We also briefly touched down on the subject of risk-reward ratios; the inherent relationship between the potential risks and rewards of any given decision.

This article will delve deeper into this risk-reward ratio – and why it’s absolutely crucial to figure out your own preferred risk-reward ratio in order to consistently make the kind of decisions that will help you reach excellence in your life.

The Risk-Reward Ratio of Life Decisions

In its basic form, the risk-reward ratio of a certain decision follows a simple formula; the bigger the risk, the bigger the potential reward, and vice versa.

Safe, reasonable decisions carry a very low risk, which means they also tend to bring a comparatively small reward. Unreasonable decisions, on the other hand, usually carry a much higher risk, but also offer a significantly bigger reward.

This principle can be illustrated with the following image:


The risk-reward ratio (depicted by the yellow square above) contains the potential risks and rewards of a particular decision. What’s important to note about this box is that it grows (and shrinks) equally in both directions. In order for it to contain more potential rewards, it also has to stretch toward the left, and involve more risks. (more…)

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Excellence Vs. Reason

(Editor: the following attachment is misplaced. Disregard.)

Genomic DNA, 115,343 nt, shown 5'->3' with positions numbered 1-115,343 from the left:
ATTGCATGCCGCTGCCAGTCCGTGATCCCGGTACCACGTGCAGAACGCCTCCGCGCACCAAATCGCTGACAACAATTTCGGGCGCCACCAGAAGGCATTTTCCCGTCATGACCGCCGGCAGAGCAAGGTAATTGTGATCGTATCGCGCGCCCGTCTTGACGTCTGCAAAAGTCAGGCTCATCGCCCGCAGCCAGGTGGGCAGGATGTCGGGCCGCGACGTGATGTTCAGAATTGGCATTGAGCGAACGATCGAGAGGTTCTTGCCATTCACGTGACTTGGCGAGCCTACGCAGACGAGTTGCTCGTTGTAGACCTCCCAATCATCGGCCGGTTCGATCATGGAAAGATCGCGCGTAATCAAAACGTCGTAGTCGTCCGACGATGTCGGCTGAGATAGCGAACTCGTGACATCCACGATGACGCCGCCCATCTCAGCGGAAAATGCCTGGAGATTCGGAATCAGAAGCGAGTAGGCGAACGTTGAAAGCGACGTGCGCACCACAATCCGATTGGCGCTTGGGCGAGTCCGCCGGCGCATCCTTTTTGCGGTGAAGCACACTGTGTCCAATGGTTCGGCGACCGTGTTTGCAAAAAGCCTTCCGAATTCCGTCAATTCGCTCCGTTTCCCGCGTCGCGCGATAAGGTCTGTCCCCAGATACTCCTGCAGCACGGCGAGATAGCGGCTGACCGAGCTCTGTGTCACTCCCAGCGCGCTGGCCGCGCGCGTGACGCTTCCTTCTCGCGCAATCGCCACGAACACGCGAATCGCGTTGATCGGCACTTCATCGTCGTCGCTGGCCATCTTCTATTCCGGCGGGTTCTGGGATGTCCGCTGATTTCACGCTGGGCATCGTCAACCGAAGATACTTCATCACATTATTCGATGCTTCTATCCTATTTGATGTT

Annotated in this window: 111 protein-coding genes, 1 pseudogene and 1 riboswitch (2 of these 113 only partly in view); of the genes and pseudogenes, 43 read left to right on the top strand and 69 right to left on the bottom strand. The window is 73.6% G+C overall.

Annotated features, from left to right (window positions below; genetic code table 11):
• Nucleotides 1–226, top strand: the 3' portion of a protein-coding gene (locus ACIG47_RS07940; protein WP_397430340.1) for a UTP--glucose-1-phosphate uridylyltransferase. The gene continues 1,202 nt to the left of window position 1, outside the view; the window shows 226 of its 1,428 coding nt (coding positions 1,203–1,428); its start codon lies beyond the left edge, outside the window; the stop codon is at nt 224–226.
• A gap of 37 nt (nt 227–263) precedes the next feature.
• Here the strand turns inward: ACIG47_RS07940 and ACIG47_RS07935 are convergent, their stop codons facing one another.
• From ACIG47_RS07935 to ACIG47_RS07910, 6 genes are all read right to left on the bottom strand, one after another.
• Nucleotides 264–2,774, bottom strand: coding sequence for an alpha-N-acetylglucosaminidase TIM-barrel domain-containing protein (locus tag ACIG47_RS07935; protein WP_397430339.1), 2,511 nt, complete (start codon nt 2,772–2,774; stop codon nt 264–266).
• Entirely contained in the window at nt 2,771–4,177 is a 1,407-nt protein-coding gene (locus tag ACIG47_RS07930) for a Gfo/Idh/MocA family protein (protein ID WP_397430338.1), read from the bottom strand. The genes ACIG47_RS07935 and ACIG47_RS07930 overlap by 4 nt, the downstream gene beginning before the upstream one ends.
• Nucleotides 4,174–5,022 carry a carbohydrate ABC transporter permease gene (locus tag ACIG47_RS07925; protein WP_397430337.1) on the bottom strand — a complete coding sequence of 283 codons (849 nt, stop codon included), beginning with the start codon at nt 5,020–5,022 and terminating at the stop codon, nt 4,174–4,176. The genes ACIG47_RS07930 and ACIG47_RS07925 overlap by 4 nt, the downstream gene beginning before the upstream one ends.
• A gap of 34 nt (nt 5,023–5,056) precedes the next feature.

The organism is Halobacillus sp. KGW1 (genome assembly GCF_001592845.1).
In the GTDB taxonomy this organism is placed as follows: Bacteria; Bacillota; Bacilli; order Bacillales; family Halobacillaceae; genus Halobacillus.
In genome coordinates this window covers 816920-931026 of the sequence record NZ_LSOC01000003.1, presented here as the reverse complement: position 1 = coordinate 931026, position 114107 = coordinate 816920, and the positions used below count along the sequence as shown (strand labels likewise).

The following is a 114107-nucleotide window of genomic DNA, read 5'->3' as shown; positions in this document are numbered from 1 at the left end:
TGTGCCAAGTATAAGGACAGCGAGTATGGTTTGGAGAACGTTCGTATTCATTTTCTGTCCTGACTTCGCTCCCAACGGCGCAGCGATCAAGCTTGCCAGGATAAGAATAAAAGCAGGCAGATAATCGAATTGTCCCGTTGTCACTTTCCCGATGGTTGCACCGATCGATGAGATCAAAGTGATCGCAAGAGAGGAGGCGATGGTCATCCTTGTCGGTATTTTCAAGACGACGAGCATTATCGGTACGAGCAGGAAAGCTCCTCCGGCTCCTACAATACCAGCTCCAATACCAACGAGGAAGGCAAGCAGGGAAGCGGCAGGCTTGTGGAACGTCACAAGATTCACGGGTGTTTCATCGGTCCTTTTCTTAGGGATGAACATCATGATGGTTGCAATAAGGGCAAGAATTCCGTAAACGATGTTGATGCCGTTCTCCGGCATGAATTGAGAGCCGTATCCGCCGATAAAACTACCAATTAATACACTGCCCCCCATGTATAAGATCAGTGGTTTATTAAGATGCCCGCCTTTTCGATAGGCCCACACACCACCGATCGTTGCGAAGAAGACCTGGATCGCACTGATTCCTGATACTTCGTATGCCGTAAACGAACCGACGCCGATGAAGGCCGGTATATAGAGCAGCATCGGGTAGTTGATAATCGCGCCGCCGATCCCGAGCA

Excellence vs reason

(Note: this is the first part in a series of articles on the topic of achieving excellence. The rest of the series will be published in the coming weeks.)

We all dream of reaching excellence. Of being the very best. Of becoming rich, famous and admired. We dream of standing out – of excelling over those around us. We dream of being the greatest version of ourselves we could possibly be.

And yet, when it comes down to it, we almost never make the kind of choices that could help us reach this kind of excellence. We just don’t make the kind of decisions that could bring out our full potential, or make us stand out from the crowd.

Instead, we choose to follow reason. We choose to make the same reasonable decisions that everyone else in the world is making. We choose the security and stability of playing it safe over the chance of becoming excellent.

We choose to pursue a safe education, get a stable job, obey authority, make wise investments, never venture outside the safety of our own country, and quickly settle down into a safe relationship and a secure situation.

These are the safe, reasonable choices most of us will make throughout our lives.

But here’s the thing; reason and excellence do not go well together. Sure, reason might keep you safe, but it also puts a cap on how high you can reach.

Getting that stable job will probably make sure you can always pay your rent, but it won’t make you rich and famous. Never traveling outside your comfort zone will probably keep you safe from all the terrible things in the world, but it will also stop you from discovering the wonders of the world. And that safe relationship you rushed into will probably make sure you don’t end up alone, but it’s not very likely to bring you everlasting joy. (more…)